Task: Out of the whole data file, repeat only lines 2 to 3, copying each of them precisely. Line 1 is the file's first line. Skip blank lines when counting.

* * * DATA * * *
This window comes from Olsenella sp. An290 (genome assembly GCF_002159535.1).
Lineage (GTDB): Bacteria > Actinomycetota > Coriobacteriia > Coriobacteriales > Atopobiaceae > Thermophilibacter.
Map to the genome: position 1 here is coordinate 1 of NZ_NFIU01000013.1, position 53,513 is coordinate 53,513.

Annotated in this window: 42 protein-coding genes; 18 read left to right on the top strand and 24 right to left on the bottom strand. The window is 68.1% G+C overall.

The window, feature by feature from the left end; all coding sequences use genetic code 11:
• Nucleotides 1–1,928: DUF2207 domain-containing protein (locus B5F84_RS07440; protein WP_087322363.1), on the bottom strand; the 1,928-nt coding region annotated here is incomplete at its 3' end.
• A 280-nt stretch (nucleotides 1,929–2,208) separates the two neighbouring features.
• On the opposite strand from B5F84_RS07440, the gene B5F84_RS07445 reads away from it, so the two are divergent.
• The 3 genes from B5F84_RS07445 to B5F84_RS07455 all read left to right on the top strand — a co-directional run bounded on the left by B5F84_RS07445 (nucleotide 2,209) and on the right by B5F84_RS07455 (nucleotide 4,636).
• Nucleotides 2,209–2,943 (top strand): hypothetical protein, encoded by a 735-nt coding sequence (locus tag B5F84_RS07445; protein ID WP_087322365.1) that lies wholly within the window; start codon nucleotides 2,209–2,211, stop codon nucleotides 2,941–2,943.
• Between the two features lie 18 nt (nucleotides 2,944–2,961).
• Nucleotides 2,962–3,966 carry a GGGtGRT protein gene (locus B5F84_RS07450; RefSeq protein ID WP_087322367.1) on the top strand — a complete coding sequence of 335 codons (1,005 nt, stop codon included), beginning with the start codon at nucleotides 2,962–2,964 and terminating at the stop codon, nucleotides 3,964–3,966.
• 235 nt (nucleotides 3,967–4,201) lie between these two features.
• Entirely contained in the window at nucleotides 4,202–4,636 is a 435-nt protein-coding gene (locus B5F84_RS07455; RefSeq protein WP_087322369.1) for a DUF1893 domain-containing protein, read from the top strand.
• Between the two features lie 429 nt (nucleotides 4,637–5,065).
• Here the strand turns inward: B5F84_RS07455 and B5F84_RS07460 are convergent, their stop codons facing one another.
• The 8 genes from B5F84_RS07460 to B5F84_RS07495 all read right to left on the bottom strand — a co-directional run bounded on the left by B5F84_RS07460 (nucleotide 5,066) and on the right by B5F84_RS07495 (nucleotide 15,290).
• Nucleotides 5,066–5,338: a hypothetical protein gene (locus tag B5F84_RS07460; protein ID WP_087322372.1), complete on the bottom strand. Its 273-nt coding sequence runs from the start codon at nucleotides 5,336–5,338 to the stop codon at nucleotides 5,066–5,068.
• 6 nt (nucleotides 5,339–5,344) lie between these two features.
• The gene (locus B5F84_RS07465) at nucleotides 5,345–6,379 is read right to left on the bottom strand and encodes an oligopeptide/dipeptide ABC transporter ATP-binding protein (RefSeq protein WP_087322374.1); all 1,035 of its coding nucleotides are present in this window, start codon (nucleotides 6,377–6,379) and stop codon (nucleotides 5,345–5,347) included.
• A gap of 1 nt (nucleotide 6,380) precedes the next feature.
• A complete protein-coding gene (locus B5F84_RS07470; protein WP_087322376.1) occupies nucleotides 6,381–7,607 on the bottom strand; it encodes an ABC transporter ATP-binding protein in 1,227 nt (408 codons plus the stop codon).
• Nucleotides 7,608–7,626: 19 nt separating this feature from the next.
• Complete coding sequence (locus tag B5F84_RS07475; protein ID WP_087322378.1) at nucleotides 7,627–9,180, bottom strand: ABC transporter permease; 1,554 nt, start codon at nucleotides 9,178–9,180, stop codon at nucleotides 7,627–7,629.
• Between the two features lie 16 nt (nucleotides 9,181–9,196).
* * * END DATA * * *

Lineage (GTDB): Bacteria > Actinomycetota > Coriobacteriia > Coriobacteriales > Atopobiaceae > Thermophilibacter.
Map to the genome: position 1 here is coordinate 1 of NZ_NFIU01000013.1, position 53,513 is coordinate 53,513.